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Russian Actions Seen as Challenging Trump Administration


FILE - Russian servicemen equip an Iskander tactical missile system in Kubinka, outside Moscow, Russia, June 17, 2015. Russia has reportedly deployed the ground-launched SSC-8 cruise missile it has been developing and testing for several years.

A secret deployment of a new nuclear-capable missile in apparent violation of an arms control treaty. Russian spy ships lurking 50 kilometers from a U.S. East Coast submarine base while Moscow's jets buzz an American Navy destroyer in the Black Sea. These actions are being seen by some as a test of how the new Trump administration will react at a time when it faces heat for taking what critics call a suspiciously soft line toward the Russians.

"I don't think they do these things by accident," said Dmitry Gorenburg, senior research scientist at The Center for Naval Analyses. "Given the disorder in Washington, they're just doing some things knowing there will be no reaction."

Others see a more benign explanation.

"We should not try to read too much into this without more evidence," said political science professor Brian Taylor at Syracuse University. He told VOA it is not necessarily "part of some coordinated test" by Russia.

The first high-level face-to-face meetings between Russian officials and representatives of the Trump administration are to occur Thursday.

FILE - Chairman of the Joint Chiefs Gen. Joseph Dunford, left, shakes hands with Secretary of Defense James Mattis as Mattis arrives at the Pentagon in Washington, Jan. 21, 2017.
FILE - Chairman of the Joint Chiefs Gen. Joseph Dunford, left, shakes hands with Secretary of Defense James Mattis as Mattis arrives at the Pentagon in Washington, Jan. 21, 2017.

The chairman of the Joint Chiefs of Staff, U.S. Marine Corps General Joseph Dunford, sits down with Russian General Valeriy Gerasimov in Azerbaijan, a meeting Dunford has sought for months to discuss Syria and Ukraine. And Secretary of State Rex Tillerson is scheduled to talk with Russian Foreign Minister Sergei Lavrov at the G-20 meeting in Bonn, Germany.

Treaty violation

It is expected the U.S. officials will raise the alleged violation of the 1987 Intermediate-range Nuclear Forces treaty caused by the deployment of two Russian battalions armed with the SSC-8 ground-launched cruise missile.

In Moscow, presidential spokesman Dmitry Peskov said Russia "remains committed to its international commitments, including to the treaty in question."

Senator John McCain, who chairs the Armed Services Committee, said Russian President Vladimir Putin is "testing" the Trump administration. He also said Congress has made it clear Russia's treaty violations require "a meaningful response."

FILE - Senator John McCain arrives at a meeting on Capitol Hill in Washington, Jan. 31, 2017.
FILE - Senator John McCain arrives at a meeting on Capitol Hill in Washington, Jan. 31, 2017.

But "what can the U.S. do?" asked Gorenburg, who also is an associate of Harvard University's Davis Center for Russian and Eurasian Studies. "How do they punish this violation, or do they even punish this violation?"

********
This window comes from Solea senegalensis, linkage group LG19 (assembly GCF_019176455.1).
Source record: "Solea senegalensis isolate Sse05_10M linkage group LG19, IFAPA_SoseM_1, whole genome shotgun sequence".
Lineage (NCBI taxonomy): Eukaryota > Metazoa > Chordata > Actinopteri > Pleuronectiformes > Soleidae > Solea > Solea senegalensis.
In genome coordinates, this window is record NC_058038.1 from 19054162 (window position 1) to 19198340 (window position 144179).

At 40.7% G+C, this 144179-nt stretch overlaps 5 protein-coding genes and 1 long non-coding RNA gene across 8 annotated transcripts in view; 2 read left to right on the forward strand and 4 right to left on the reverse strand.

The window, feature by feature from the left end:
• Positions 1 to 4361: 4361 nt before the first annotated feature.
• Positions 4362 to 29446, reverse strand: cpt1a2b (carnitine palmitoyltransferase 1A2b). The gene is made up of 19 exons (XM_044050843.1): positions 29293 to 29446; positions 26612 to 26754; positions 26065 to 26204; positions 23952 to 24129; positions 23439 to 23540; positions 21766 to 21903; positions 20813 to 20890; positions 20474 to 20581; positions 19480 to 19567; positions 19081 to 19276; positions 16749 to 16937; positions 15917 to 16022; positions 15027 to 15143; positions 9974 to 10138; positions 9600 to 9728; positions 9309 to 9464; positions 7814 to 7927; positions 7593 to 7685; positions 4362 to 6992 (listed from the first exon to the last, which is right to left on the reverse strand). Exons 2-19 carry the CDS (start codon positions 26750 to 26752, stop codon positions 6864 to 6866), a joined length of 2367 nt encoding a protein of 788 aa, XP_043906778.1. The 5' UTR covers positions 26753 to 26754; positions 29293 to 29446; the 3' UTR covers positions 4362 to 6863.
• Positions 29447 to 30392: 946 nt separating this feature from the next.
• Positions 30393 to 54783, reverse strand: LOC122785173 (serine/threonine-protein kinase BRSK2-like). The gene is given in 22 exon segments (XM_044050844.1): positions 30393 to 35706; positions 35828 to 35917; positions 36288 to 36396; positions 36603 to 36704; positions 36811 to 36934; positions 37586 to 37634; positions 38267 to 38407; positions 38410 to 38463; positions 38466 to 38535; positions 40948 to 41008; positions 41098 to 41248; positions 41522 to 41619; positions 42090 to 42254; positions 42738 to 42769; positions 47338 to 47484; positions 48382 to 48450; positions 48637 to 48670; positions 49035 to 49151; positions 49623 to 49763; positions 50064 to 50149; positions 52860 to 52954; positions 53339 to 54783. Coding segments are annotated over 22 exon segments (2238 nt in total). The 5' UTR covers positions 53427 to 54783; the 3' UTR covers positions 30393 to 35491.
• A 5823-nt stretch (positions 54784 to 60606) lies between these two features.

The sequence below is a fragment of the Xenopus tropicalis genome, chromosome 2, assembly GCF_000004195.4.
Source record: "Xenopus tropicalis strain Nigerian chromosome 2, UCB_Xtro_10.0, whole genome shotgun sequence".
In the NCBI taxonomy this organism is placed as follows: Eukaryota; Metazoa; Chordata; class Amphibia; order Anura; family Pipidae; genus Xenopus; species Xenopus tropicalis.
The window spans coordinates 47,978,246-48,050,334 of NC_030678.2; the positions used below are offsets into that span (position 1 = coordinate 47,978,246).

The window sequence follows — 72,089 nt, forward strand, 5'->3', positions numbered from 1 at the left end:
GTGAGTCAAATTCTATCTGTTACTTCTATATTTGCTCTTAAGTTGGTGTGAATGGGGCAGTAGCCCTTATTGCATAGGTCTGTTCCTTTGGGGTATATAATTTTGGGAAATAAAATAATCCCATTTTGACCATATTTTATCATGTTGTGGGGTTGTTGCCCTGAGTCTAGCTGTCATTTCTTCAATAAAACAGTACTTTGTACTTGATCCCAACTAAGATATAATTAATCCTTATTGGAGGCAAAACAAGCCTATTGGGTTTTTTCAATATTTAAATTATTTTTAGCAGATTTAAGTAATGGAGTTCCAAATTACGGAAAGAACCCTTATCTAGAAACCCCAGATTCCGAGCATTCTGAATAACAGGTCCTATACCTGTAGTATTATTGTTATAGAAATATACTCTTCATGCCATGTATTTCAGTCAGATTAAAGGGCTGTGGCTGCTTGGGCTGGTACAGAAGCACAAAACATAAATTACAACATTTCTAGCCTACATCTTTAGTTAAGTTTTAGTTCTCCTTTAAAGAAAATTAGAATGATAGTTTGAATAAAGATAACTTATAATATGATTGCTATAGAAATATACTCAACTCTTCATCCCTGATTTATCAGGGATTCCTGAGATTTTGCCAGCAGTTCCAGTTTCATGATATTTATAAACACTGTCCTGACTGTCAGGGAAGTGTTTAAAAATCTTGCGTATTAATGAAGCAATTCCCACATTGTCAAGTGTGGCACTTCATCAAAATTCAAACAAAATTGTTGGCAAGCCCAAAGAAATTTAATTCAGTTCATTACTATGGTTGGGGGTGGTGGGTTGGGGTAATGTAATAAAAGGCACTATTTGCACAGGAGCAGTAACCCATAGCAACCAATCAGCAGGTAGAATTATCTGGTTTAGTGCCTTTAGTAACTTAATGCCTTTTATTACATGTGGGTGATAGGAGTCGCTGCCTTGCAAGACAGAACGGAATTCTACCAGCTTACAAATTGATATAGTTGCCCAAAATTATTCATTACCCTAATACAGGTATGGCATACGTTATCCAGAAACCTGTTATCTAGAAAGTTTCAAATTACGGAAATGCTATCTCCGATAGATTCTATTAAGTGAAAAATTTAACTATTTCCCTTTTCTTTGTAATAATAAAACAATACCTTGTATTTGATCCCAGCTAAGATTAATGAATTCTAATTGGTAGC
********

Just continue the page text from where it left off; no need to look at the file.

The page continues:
As for the Trump White House's view of Russia, "not much is coming into focus due to a rather chaotic transition" while things "are fairly stable on the Russian side," Taylor, who is writing a book on Putinism, told VOA.

Trump’s distractions

The Trump administration, in power for less than a month, is distracted with other Russia troubles.

Seven members of Congress — three Republicans and four Democrats — on Wednesday called for the right to review any attempt by the president to ease sanctions on Russia, two days after his national security adviser was forced out.

Michael Flynn, a former director of the Defense Intelligence Agency, was asked to resign after it was revealed he discussed sanctions with the Russian ambassador before Trump was inaugurated.

FILE - National Security Adviser Michael Flynn speaks during the daily news briefing at the White House, in Washington, Feb. 1, 2017.
FILE - National Security Adviser Michael Flynn speaks during the daily news briefing at the White House, in Washington, Feb. 1, 2017.

Flynn's ouster is a setback for the Russians because his successor is likely to be someone with a more skeptical view of Moscow, in line with the policy of past administrations, predicts Taylor, a specialist on Russian politics.

Senator Bob Corker, the Republican chairman of the Foreign Relations Committee, told a television talk show that he wants a congressional investigation of Flynn and the administration's ties to Russia.

"The base issue is getting to the bottom of what the Russian interference was and what the relationship was with associates of the Trump effort, and so that is the big elephant in the room that has got to be dealt with in the most appropriate way," Corker said on the MSNBC cable channel.

Intelligence information leaked to reporters Tuesday indicated that several Trump associates linked to his campaign team and businesses were in repeated contact with Russian intelligence operatives during the presidential race.

A federal investigation is under way to determine whether the Russian government sought to influence the November election, in which Republican Trump emerged as the surprise victor over the Democratic Party nominee, former Secretary of State Hillary Clinton.

The president on Wednesday, during a joint news conference with Israeli Prime Minister Benjamin Netanyahu, denounced as "conspiracy theories" any relationship with the Russians, blaming "illegal" news leaks for forcing Flynn out of his administration.

"It's a criminal act," Trump said. "And it's been going for a long time before me. But now it's really going on."

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